If you follow my work, you know I am passionate about bringing my kids’ imagination to life, and since most of us are getting to spend more time with our kids at home, I want to share some of my favorite tricks with you so you can create the most amazing memories with your family too!
My approach when it comes to working with kids is a little different from other photographers I know. When I work with kids, I step down and let the kids take the Creative Director role (with a little guidance of course). So how do I do that? EASY! The magic of storytelling!
It all starts with, “Once upon a time,” a pencil, and paper.
I’m sure by now, you have heard about the elements of storytelling—the setting, characters, plot, theme, symbolism, and emotion.
I use all of these as prompts when I do storytelling sessions with kids. You can ask questions such as: where does this story take place? Was it day or night? What were you doing? Who else is in the story? Etc.
Then make a little sketch about the story. The sketch will serve as a visual prompt when it is time to posing, and it will also serve as a reference if you are making a composite image.
So, Gilmar, why don’t you just take a picture and that’s it? Why complicating things?
Because I want these pictures to be a representation of these kids’ imagination and their sense of wonder, I want to validate their ideas and feel empowered by them. Lastly, I want to cultivate and nurture their creativity. All of that translates to the final images.
Once you have a story and a rough sketch, it is time for the photoshoot! Believe it or not, photoshoots are super fast if you used the techniques I mentioned above. There is no awkwardness because your little subject will know exactly what to do, and if he or she is a bit confused, you can show them the sketch. It always works like a charm!
Another great way to keep kids engaged in a photo shoot is by giving them props. I found this trick works great with adults too! In the images below, my daughter picked lots of sailing props and played around with them as I was taking her pictures.
Let them get into character. My daughter has been worried about getting older, to the point she said she didn’t want to grow up (she is only 5!) so to face her fears I dressed her up as an old lady, and let me tell you, she was the most adorable old lady I’ve ever seen!
You don’t need to have any props or to be Photoshop compositing wizard. Find a cardboard box, give it to a kid, and see all the creative uses and stories a kid will make out of that box. You can turn each one of them into photos you will treasure forever!
15 Years Of Retouching and My “Over Retouching” Story
When I started photography 15 years ago, what attracted me to it at first was the post-processing process. I remember seeing some super strong HDR photos that I was in complete admiration of, hoping that one day I would be able to pull that off.
So I started photography using Photomatix and doing lots of HDR. I felt like a kid that was given a toy. And like any kid, I played with the latest toys until I got bored with it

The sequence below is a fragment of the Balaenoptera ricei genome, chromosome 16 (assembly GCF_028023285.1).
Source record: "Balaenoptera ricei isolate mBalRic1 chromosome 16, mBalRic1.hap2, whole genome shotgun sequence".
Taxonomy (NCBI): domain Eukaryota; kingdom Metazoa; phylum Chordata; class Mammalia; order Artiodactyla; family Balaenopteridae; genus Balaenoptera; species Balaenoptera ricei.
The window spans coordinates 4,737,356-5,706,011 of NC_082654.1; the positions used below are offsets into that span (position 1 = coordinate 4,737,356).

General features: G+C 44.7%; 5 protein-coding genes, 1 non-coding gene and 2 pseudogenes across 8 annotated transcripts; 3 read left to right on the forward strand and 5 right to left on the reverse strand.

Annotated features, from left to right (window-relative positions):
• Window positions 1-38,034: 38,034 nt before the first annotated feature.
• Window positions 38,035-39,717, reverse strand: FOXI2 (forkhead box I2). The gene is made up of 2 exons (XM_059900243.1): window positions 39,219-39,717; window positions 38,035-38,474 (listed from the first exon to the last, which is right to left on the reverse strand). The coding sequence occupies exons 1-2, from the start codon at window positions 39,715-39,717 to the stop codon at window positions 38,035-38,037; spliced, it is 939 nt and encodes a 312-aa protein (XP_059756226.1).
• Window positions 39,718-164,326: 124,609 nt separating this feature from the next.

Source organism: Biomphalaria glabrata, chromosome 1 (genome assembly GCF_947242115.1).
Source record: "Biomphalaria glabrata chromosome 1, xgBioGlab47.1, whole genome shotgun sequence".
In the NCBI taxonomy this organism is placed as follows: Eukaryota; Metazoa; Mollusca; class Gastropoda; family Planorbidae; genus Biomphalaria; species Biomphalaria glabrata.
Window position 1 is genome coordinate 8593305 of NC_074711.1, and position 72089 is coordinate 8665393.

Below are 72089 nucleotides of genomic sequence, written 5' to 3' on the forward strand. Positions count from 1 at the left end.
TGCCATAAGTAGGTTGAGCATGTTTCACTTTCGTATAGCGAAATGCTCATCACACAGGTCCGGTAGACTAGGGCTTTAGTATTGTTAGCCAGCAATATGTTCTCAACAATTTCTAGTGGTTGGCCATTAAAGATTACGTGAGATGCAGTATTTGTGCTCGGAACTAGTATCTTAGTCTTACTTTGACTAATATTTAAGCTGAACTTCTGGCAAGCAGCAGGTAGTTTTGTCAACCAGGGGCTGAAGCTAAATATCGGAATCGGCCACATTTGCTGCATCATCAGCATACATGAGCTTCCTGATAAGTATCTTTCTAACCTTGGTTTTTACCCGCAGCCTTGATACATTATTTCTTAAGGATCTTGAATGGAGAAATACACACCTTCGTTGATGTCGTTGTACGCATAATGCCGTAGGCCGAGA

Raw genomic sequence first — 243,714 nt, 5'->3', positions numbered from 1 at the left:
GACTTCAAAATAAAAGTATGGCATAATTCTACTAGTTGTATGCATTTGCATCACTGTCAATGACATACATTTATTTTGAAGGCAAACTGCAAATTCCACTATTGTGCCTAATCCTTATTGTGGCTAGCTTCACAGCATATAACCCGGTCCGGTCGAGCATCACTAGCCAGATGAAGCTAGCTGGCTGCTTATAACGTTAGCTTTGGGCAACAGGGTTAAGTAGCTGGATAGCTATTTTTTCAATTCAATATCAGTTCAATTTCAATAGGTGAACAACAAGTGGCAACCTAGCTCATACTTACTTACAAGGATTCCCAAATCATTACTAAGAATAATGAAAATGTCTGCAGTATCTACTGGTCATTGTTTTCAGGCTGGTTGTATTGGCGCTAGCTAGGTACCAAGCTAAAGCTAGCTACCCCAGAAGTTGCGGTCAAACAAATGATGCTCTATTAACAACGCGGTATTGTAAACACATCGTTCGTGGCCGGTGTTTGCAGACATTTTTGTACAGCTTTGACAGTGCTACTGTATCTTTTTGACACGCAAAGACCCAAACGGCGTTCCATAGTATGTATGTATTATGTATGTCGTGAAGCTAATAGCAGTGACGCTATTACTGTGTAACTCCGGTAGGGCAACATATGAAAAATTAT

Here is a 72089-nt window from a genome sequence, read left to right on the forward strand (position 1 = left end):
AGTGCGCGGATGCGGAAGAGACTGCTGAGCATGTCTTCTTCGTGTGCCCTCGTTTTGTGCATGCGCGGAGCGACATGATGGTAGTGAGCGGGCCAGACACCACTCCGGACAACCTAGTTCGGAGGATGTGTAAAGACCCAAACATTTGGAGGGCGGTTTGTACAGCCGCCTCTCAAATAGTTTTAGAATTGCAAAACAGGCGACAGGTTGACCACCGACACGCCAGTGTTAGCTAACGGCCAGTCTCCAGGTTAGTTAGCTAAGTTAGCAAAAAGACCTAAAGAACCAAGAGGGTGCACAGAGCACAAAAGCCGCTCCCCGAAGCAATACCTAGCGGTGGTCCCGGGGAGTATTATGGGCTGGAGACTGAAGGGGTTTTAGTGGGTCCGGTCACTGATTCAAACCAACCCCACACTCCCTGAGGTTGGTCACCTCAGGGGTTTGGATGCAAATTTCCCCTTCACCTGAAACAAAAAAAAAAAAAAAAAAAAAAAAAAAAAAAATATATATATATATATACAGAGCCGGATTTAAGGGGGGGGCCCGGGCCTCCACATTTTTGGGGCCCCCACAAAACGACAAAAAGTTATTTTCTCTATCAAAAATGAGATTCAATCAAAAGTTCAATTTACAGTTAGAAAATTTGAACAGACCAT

I loved doing this kind of photography. But there was just one thing that bothered me. The first reaction I was always got was, “Did you use Photoshop?” All because I used a post processing software. It sort of meant to me that I was not any more a legit photographer, but more like a graphic designer.
At first this did not bother me. But after years and years of getting this reaction, I started getting a little tired of it.
In 2010 I went to Photoshop World for the first time in Las Vegas and discovered the work of Peter Lik. I was absolutely in admiration of his photography and the size of the gallery in the Mandalay Bay Hotel. I did some research on him and discovered that he had several galleries on his own. Since then, I visited the one in Soho New York and Rodeo Drive in Los Angeles (which is now closed). I spent hour observing the reactions of the public in the gallery.
What surprised me the most is that the public usually reacted with, “Wow! What a beautiful beach, what a great city,” etc… there was no mention of Photoshop.
It was clear to me that there was some serious post processing done on his photos. But it was good processing. Processing that made the photos very dramatic but with a natural flair.
I then realized that there were several issues in my photos.
It started back in college when I was taking drafting and civil engineering classes in hopes of transferring to an architecture program somewhere. That’s not where I discovered I was horrible at math, but that’s where it really started to annoy me. So, I jumped to graphic design, where I excelled. The rest is history, well, not exactly.
While a creative director for a couple of ad agencies and companies over the years, I still loved buildings. It wasn’t until I got deeper into photography that I realized I could merge my love for buildings and my love for photography. So, I did.
I started small by going around photographing buildings to put together some sort of a portfolio. That allowed me to show an acquaintance, who was the new business coordinator for an architectural firm, some of the images I was taking. She hired me for one job, then two. Then she left for another firm. See where I’m going here?
Now I had two clients, then three. But my biggest break came when I did something out of the norm. This was the turning point for my career.
Pause for a moment, and try this thought experiment. Imagine your perfect vacation. It could be anywhere in the world, doing anything you choose, for one week. There is a catch, however. You will not be allowed to take any photographs or make any entries in a journal during your vacation, and at the end you will be given a potion that will erase all memories of the wonderful experiences you enjoyed. How much would you pay for such a vacation, in comparison to what you would pay for a vacation you could remember?